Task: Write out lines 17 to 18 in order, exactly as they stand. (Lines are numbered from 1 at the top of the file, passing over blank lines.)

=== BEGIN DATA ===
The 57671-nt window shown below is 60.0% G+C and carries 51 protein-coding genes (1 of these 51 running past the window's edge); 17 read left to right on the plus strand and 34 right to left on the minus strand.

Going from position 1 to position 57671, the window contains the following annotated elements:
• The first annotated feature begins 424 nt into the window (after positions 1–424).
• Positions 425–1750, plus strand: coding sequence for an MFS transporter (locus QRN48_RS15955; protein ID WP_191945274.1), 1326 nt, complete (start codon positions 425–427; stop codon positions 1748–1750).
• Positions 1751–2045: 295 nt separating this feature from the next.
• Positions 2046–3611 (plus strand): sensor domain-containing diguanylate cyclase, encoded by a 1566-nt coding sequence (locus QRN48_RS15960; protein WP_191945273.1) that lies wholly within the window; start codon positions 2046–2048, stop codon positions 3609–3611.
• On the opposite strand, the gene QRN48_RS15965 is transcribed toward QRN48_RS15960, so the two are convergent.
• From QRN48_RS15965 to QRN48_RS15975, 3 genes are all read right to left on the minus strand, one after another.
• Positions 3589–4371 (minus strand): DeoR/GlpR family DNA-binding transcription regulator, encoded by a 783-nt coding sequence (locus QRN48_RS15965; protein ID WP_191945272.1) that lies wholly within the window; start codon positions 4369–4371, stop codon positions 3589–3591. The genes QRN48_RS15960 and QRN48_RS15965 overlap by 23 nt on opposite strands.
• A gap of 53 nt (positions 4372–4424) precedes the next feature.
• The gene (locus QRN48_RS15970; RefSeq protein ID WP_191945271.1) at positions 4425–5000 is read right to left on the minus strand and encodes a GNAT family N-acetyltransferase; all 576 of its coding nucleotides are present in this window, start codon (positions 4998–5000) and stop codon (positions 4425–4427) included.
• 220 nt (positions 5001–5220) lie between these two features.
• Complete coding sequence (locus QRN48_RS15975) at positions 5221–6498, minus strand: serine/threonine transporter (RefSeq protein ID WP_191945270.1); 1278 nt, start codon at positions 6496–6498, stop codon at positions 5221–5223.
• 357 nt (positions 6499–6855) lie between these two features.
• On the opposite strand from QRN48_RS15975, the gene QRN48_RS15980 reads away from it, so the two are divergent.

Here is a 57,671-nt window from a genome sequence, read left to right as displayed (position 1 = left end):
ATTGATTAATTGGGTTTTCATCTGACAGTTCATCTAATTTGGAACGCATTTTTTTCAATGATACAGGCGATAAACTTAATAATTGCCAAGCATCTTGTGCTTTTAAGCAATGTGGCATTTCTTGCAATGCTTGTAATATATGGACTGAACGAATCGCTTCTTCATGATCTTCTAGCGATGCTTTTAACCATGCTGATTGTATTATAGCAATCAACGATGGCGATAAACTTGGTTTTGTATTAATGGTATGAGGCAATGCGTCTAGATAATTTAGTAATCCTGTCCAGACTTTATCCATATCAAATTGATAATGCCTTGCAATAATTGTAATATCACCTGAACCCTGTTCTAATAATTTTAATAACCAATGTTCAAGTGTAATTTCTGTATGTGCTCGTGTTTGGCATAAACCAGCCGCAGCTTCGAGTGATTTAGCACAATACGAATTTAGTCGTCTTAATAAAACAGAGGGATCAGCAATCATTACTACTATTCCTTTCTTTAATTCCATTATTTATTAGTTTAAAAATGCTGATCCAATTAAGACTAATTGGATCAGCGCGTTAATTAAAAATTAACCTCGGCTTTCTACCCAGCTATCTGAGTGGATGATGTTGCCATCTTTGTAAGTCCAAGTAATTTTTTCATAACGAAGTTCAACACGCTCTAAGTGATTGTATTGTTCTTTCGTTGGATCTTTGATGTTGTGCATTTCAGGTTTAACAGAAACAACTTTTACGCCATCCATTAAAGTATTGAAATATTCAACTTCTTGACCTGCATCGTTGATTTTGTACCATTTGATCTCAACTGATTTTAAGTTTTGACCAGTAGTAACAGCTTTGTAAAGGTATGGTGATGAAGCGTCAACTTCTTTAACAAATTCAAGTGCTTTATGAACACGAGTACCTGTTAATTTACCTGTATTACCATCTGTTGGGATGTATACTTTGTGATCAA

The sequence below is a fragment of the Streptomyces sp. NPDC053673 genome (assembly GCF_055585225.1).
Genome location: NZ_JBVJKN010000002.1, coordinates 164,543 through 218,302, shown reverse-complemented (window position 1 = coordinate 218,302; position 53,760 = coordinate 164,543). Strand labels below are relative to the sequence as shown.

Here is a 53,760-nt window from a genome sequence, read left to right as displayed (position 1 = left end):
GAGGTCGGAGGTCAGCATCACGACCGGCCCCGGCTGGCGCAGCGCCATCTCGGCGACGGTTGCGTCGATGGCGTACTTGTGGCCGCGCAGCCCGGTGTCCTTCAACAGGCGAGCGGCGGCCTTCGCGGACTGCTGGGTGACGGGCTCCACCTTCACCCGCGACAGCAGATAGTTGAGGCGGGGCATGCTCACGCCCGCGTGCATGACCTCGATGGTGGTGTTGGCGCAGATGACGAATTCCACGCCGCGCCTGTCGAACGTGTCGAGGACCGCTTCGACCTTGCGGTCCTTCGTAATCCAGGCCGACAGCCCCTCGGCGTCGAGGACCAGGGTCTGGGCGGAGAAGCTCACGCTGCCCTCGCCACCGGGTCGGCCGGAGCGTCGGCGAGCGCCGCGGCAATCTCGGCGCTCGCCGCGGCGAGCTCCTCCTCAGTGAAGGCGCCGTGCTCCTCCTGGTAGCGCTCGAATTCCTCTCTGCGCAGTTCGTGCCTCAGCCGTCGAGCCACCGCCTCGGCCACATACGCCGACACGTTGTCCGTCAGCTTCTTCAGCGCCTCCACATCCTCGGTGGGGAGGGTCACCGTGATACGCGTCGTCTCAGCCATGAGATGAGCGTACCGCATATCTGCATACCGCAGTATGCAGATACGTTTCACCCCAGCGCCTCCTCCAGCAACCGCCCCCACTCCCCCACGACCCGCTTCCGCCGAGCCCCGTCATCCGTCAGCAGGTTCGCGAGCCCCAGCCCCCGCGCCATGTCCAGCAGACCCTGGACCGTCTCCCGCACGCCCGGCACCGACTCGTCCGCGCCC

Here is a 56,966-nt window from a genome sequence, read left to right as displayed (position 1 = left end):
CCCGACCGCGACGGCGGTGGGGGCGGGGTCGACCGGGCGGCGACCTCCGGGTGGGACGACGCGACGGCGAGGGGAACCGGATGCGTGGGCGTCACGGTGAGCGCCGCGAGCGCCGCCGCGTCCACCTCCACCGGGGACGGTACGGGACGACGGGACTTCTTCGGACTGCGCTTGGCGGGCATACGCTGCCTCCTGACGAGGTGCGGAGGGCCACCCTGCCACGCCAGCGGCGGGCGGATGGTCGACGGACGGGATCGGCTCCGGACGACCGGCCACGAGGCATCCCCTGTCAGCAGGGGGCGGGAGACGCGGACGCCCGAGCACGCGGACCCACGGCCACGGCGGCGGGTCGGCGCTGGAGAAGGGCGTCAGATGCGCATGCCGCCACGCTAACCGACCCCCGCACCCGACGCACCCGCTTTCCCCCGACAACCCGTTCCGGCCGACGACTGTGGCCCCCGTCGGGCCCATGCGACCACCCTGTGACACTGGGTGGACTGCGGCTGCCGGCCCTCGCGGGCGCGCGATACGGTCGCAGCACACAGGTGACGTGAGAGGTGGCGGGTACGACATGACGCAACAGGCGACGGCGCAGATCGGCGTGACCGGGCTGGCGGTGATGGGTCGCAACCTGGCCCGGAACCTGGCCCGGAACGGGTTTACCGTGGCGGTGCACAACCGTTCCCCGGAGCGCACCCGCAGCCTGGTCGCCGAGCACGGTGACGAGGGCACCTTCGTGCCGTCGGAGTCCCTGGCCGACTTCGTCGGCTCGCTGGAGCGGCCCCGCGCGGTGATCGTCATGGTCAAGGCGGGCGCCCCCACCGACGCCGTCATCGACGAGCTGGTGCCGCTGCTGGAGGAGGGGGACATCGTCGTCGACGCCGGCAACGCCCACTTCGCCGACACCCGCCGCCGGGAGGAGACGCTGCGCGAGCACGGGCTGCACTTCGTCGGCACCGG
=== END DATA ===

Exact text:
ATTGATTAATTGGGTTTTCATCTGACAGTTCATCTAATTTGGAACGCATTTTTTTCAATGATACAGGCGATAAACTTAATAATTGCCAAGCATCTTGTGCTTTTAAGCAATGTGGCATTTCTTGCAATGCTTGTAATATATGGACTGAACGAATCGCTTCTTCATGATCTTCTAGCGATGCTTTTAACCATGCTGATTGTATTATAGCAATCAACGATGGCGATAAACTTGGTTTTGTATTAATGGTATGAGGCAATGCGTCTAGATAATTTAGTAATCCTGTCCAGACTTTATCCATATCAAATTGATAATGCCTTGCAATAATTGTAATATCACCTGAACCCTGTTCTAATAATTTTAATAACCAATGTTCAAGTGTAATTTCTGTATGTGCTCGTGTTTGGCATAAACCAGCCGCAGCTTCGAGTGATTTAGCACAATACGAATTTAGTCGTCTTAATAAAACAGAGGGATCAGCAATCATTACTACTATTCCTTTCTTTAATTCCATTATTTATTAGTTTAAAAATGCTGATCCAATTAAGACTAATTGGATCAGCGCGTTAATTAAAAATTAACCTCGGCTTTCTACCCAGCTATCTGAGTGGATGATGTTGCCATCTTTGTAAGTCCAAGTAATTTTTTCATAACGAAGTTCAACACGCTCTAAGTGATTGTATTGTTCTTTCGTTGGATCTTTGATGTTGTGCATTTCAGGTTTAACAGAAACAACTTTTACGCCATCCATTAAAGTATTGAAATATTCAACTTCTTGACCTGCATCGTTGATTTTGTACCATTTGATCTCAACTGATTTTAAGTTTTGACCAGTAGTAACAGCTTTGTAAAGGTATGGTGATGAAGCGTCAACTTCTTTAACAAATTCAAGTGCTTTATGAACACGAGTACCTGTTAATTTACCTGTATTACCATCTGTTGGGATGTATACTTTGTGATCAA

The sequence below is a fragment of the Streptomyces sp. NPDC053673 genome (assembly GCF_055585225.1).